The images have been showing themselves
in quick flashes, in dreams: a golden cupola
collecting light above the clock
of the heart keeping time, white
and round-faced and wide-eyed as a hungry child;
or a bend in the road taken
too fast, then skidding
against dulled guard-rails, dirt
ditches, close call; a brush through
a girl’s tangled hair, just washed, her cries
the kind a grieving mother mourns;
and the heron, landing or taking flight
against a sky, a hungering moon, a spring.
These are the pictures you see
like emblems or totems, ghosts or clues
scavenging for faith. This,
the faith that the rounded belly will tell
a sustenance story and the starving child
will become mythic, like the dinosaurs, the Phoenix
rising from this damaged place
of soiled diapers, mountains of plastic
propelling our daughters too soon into puberty,
those big eyes, that radiated moon.
Faith, that if we sing long enough, pause
from our spending sprees, our oil benders,
we’ll see, we will see, we will see
how we came to the knife edge of hope
and didn’t back away.
The images have been showing themselves.
There are signs.
Of spring, of good, of evil –
these can be found without great effort.
But can you hear the willow call?
Can you feel the tilt of this axis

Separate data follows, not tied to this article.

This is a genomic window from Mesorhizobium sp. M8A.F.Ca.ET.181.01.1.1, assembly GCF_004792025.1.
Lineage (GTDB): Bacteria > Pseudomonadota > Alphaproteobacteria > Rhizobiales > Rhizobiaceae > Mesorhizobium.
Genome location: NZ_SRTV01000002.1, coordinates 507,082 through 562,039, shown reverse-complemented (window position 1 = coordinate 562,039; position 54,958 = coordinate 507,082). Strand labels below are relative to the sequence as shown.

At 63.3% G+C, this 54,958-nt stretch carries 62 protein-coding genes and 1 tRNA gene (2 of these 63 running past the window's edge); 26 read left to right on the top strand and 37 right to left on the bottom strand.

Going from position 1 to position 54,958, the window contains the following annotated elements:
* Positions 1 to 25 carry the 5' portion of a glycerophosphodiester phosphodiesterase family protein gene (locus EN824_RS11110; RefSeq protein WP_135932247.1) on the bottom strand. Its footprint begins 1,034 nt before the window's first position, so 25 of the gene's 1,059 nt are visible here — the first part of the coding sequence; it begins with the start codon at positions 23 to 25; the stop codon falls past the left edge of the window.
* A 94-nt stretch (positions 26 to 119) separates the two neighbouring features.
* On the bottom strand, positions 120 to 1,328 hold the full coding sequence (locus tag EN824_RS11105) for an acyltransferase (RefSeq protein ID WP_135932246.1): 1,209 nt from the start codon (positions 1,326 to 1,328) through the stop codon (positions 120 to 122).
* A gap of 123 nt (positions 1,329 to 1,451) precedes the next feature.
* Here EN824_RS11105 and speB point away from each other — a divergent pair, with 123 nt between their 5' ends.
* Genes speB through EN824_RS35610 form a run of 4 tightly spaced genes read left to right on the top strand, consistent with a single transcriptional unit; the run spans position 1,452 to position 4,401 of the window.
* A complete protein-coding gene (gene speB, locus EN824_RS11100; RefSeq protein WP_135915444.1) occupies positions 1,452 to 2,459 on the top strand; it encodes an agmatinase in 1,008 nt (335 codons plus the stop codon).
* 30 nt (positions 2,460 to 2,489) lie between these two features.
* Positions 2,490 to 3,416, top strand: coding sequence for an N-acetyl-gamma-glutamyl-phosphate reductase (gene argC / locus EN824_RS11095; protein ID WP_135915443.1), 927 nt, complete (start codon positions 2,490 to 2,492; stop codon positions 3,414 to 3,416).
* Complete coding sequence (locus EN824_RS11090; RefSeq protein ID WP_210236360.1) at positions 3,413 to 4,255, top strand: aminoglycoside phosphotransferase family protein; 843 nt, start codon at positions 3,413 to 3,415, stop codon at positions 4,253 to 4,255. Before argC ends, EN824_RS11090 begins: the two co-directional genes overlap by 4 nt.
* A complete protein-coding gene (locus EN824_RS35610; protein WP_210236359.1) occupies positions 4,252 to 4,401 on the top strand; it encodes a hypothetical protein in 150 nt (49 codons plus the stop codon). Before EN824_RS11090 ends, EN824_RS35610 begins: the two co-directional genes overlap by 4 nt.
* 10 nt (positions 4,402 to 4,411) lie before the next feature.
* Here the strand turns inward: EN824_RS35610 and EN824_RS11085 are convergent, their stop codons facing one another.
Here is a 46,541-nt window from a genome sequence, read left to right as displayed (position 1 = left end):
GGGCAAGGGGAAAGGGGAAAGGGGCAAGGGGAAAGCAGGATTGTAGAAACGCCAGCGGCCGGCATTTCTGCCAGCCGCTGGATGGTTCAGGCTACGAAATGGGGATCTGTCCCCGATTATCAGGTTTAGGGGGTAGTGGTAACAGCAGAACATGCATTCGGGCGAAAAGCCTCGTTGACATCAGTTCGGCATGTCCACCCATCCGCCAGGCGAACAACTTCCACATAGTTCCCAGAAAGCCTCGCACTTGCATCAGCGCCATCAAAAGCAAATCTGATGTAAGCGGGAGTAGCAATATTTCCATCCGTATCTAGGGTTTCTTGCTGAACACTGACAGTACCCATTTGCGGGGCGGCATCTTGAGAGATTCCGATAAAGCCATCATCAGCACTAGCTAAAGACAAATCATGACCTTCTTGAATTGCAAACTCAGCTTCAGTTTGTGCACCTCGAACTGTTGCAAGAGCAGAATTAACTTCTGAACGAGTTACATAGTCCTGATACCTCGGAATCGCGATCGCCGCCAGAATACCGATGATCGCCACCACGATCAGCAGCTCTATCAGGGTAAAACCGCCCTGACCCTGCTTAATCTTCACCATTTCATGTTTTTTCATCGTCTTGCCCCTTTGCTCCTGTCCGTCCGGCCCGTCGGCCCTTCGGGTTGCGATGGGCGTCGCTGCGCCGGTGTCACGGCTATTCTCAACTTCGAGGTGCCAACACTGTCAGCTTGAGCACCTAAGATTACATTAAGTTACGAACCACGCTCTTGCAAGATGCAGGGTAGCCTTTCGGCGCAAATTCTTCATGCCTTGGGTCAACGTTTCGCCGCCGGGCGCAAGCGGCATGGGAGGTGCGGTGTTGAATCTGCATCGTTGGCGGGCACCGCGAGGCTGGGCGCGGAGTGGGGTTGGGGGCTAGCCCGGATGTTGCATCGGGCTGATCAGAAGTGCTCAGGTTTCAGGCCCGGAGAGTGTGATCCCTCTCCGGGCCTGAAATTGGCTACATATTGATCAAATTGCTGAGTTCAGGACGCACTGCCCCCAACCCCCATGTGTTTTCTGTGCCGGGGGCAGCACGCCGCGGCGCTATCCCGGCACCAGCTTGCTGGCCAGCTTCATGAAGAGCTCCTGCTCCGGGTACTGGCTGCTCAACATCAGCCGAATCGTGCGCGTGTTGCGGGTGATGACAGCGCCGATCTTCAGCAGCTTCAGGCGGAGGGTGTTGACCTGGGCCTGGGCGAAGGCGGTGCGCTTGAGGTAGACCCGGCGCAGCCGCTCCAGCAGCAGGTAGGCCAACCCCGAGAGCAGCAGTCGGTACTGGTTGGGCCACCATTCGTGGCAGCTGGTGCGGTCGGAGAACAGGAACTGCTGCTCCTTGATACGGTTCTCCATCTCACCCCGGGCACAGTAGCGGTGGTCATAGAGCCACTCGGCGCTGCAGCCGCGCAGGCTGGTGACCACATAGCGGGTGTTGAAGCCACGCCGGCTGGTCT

we assume won’t fail?
Last night, I watched my niece dawn
a training bra and panties to dance for us,
her body the perfection grown women seek,
a boy’s straight lines, skin sleek, smooth, soft.
Hips swayed and arms motioned according
to a rhythm that dated me and surprised,
I found myself crying. Crying
at her innocence, barely intact, crying
as the ipod skipped and jumped
over whole sections of the song she knew
the words to by heart,
crying at this girl dancing on the edge
of the inevitable.
Later, she would tell me of carrying Kotex
to school, of her anorexic friend.
I cringed hearing that word pass her lips, this child
who I held within hours of birth.
I cried because she was me and I was her
and time passes, unstoppable.
Today, on the playground, she was a girl again
skipping free and swinging high.
This is the faith that sees the girl
and the world, holds the child
with the full belly and the child with the hollow
eyes, this is the holder of faith who weeps
for the tender spring and dances
for the seasons’ turning. This is she
whose eyes see signs, images, totems and truths.
This is the faith in the siren song
that will lead us all home.
In Memory of Sara London-Hinman, April 17, 1987 – August 3, 2006
Art: “Angel” by Sara London-Hinman